CBN, DMO Lower Treasury Bills Rates As Fiscal, Monetary Authorities Align

Nigeria’s fiscal and monetary authorities have arrived at a consensus on the need to end an extended period of policy misalignment that has existed between them in recent time.
The Central Bank of Nigeria (CBN) and the executive have been enmeshed in a sharp divide over the appropriate economic approach towards pulling the economy out of recession. In line with experts’ advice, the policy makers have found a common ground and braced up for a robust recovery that calls for a honest understanding of the problem, it was said.
“The great news is that the Central Bank of Nigeria (CBN) and the Debt Management Office (DMO) have started lowering Treasury Bill rates in a coordinated manner,” Rewane Bismarck, Chief Executive Officer of Financial Derivatives Company (FDC) Limited announced after its monthly Lagos Business School (LBS) parley last week.
Bismarck said the move is expected to catalyse the fiscal stimulus package and jumpstart economic growth. The restoration of oil production from Forcados and Qua Iboe terminal could quicken the recovery period from 24 to 18 months assuming no further surprises.
The DMO, which is under the federal Ministry of Finance issued Treasury bill at 18.3 per cent per annum, while the CBN had issued Open Market Operation (OMO) bills at 18.5 per cent per annum, sending mixed signals.
But now, both primary market and OMO rates are now moving lower MPC maintained status quo on policy rates & instruments.
Mr. Rewane however warned that in spite of the good news, the path to recovery is remains as treacherous as the route to decay.
In this edition of the LBS Breakfast Session, Rewane explains why the market value of the naira (N473/$) is sharply at variance with the true economic value of N302/$. He goes further to project that the naira will appreciate in the near term and says why this is likely to happen.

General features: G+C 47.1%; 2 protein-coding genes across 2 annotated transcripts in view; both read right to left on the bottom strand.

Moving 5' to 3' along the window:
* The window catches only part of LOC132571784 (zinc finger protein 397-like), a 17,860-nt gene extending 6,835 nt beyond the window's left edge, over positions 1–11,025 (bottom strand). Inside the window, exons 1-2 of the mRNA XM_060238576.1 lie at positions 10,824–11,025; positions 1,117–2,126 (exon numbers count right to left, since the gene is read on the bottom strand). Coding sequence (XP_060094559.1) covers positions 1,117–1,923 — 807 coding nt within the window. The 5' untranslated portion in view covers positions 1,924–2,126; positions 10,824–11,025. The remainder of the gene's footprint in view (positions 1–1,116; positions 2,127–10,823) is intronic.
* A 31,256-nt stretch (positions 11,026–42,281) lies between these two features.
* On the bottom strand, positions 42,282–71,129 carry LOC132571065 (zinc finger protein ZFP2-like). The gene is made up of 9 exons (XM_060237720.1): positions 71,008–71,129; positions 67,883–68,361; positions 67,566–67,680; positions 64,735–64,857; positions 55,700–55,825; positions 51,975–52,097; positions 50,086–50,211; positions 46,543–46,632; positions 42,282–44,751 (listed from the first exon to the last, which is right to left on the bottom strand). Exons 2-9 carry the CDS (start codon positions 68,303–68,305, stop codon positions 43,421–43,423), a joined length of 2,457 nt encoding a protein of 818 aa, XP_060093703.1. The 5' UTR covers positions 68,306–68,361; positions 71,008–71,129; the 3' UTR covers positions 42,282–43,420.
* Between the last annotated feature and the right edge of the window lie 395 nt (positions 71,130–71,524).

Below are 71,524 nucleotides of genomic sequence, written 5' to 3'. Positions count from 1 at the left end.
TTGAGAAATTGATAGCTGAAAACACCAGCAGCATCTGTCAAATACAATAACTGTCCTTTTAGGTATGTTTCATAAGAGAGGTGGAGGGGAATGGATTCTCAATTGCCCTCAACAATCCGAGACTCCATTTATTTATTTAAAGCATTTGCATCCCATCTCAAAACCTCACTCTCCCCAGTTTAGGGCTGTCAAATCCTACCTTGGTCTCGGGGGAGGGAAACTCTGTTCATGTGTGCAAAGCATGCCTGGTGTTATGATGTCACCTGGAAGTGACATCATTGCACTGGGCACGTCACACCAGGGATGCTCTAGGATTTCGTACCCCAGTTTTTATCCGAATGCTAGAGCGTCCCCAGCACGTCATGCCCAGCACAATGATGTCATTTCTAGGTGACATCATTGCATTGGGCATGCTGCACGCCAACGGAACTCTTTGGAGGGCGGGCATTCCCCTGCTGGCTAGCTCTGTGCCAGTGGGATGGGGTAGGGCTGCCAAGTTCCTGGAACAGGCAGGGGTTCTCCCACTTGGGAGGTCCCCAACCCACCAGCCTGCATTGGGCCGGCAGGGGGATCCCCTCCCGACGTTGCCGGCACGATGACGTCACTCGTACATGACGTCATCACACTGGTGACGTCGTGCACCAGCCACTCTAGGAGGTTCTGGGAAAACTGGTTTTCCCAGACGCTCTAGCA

He said in the report that although negative growth (-0.5 per cent) is expected in 2016, recovery is expected in 2017 with growth forecast of 2.2 per cent.
Nigeria’s Inflation headline is already about 17.3 per cent. It is however forecasted to reduce up to an average rate of 15.4 per cent in 2017 and 11.5 per cent in 2018.
At the most, Rewane said recovery is very likely for the Nigerian economy in 18 to 36 months’ time, believing that improved revenues will reduce fiscal deficit.
Revenue and expenditure are expected to be below 2016 budget projections and overall fiscal deficit is expected 2.2 per cent of GDP. Thus the forex market is expected to stabilize at N350-N400/$ in 18 – 24 months (IFEM)
The last monthly allocation to the various governments for the month of August increased to N510 billion from N443.6 billion that was recorded in the previous month, driven by higher crude oil production and non-oil revenue from tax.
Although Excess Crude Account (ECS) declined marginally to $2.92 billion, Money to be shared by the Federation Account Allocation Committee (FAAC) for the month of October is estimated to gulp up to N750 billion, based on reopening of Forcados terminal and increase in prices of oil.

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